Comparison advertising. It’s been around for a long time. In days of old, it was the way to go. Choosy Mom’s choose Jif, the Pepsi Challenge, We’re number 2, so we try harder, the demos showing how Bounty was the “quicker picker upper.”
During the boom years, comparison advertising became passe among market leaders- why give credit to your competition.
Typically, it was a way to leverage a smaller brand against the leader.
Audi challenges BMW and loses
It’s a dangerous proposition. Look at the smackdown Audi gets from BMW in their billboards in Santa Monica on the right. Those who don’t study their craft are doomed to get hit twice. Honda fired Chiat/Day from their motorcycle account. Their new agency came up with “Follow the leader” to which Chiat/Day came back- now working for Yamaha with “Don’t follow anyone.”
When the economy goes bad- all bets are off. It’s time to go into the cage for a brand on brand death match.
While scrapping for every dollar might not be an option as consumers cut back, the damage it can do to a brand is real. Do you really want to be the cheapest, lowest price product when the money starts flowing again.
Chuck Porter once said at the Cincinnati Ad Club “Anyone can do a better price and product ad, all they have to do is have a lower price” so it sort of shocks me when Crispin Porter + Bogusky starts running ads for Microsoft based on price.
Where “Laptop hunters” Lisa and Jackson go to buy a laptop for under $1,500 and do a comparison between Apple and a PC.
After the drilling Apple has given Microsoft with their “Get a Mac” campaign, which has won an Effie, and has been credited for doubling market share, Apple had to see it coming.
But, this is the kind of attention Microsoft wanted when they hired the best ad agency in the country to try to breath life back into their bankrupt Windows/Vista brand.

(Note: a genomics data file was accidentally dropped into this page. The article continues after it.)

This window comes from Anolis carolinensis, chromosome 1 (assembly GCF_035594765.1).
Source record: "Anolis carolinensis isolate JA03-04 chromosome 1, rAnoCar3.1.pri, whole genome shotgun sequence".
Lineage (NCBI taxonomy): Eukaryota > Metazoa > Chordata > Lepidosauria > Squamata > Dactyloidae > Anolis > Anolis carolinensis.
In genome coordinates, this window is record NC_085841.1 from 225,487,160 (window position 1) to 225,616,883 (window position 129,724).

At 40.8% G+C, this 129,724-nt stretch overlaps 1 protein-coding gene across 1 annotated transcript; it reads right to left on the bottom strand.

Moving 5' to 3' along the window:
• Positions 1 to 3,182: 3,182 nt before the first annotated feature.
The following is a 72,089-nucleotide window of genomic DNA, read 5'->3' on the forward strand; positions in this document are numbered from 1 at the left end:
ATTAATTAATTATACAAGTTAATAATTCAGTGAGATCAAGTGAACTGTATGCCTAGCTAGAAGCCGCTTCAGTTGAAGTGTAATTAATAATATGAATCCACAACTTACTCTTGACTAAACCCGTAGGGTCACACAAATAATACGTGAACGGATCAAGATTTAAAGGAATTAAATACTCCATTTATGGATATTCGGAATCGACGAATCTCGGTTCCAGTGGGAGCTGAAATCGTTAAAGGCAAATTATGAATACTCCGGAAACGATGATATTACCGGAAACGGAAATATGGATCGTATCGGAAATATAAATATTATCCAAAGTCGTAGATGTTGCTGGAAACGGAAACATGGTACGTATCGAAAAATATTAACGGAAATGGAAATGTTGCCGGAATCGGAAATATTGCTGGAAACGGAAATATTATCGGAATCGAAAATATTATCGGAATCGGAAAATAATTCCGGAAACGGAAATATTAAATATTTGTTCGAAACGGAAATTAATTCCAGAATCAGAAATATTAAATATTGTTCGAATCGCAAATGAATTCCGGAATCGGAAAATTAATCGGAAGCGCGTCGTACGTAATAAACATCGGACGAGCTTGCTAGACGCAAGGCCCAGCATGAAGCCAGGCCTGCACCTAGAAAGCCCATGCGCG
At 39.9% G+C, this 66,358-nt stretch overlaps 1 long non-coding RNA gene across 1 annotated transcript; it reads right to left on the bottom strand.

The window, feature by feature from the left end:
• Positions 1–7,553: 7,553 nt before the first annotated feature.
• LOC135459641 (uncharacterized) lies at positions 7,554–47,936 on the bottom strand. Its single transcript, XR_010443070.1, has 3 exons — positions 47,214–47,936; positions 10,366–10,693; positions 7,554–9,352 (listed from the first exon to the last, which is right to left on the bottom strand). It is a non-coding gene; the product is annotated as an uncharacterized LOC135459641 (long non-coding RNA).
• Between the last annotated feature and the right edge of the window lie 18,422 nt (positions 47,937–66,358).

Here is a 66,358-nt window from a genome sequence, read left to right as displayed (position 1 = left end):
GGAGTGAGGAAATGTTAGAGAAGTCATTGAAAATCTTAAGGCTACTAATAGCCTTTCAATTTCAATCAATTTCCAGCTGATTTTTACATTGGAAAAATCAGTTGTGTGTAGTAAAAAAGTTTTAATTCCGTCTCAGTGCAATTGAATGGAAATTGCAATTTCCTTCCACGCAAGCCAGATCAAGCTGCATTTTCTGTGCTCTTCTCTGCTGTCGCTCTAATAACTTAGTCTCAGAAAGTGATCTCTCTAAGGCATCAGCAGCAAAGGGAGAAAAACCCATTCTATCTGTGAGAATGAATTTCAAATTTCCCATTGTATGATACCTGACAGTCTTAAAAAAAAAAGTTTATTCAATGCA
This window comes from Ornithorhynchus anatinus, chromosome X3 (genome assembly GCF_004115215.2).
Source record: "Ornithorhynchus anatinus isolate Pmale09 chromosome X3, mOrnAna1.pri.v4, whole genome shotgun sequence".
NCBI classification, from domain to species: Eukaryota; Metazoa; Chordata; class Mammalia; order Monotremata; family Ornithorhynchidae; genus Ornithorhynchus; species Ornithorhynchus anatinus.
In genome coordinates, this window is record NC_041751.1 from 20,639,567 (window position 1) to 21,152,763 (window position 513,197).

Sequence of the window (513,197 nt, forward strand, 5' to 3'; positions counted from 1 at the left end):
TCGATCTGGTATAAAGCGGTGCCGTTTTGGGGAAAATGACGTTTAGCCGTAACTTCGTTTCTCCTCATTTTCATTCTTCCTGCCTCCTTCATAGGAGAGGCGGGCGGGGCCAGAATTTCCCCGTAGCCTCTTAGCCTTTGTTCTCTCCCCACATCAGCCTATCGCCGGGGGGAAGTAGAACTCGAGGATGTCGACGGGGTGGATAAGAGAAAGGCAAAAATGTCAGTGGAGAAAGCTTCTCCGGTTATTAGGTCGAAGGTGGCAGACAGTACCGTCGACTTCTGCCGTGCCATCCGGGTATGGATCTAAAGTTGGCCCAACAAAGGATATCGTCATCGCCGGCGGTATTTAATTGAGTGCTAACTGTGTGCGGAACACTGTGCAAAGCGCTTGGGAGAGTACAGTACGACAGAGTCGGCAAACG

Crispin Porter + Bogusky is again proving that edgy, strategic advertising can get people talking about a brand differently, quickly, by pushing buttons.
[The reality is: both Apple and Microsoft will be in trouble if some 17 year old does for Linux what Blake Ross did for the Mozilla code base to create Firefox.]
Realize that Microsoft isn’t even comparing their product to Apple in the ads- they are comparing their partners hardware- people aren’t validating Microsoft in the buying ads- but Sony, HP, Dell etc.
How many companies would spend their marketing dollars on promoting their marketing partners?
When times get tough, consumers do spend more time evaluating major purchases. However, it’s not price that they look at as much as value. Giving consumers reason to talk about your brand value is only a good idea if it is really there. Look at the response to a Business Week story on the subject of the Microsoft challenge- compared to a holy war.
Maybe the best advice still comes from that old Chiat/Day ad: “Don’t follow anyone” and don’t compare. Leadership has its privileges.
It’s a long listen, and without the slides- if you aren’t a bit familiar with the B Cycle project, the later part will get a little slow.
And while the B Cycle is sexy and intriguing- the beginning of the podcast has some insight that hint at what makes Crispin Porter + Bogusky the hot agency: hint, it’s not about being an agency.
Alex claims to hate advertising and that he reads AdBusters- and not Ad Age. They don’t hire people for jobs, they hire smart people and let them figure out what to do- he calls CP+B a “Holding company for smart people.”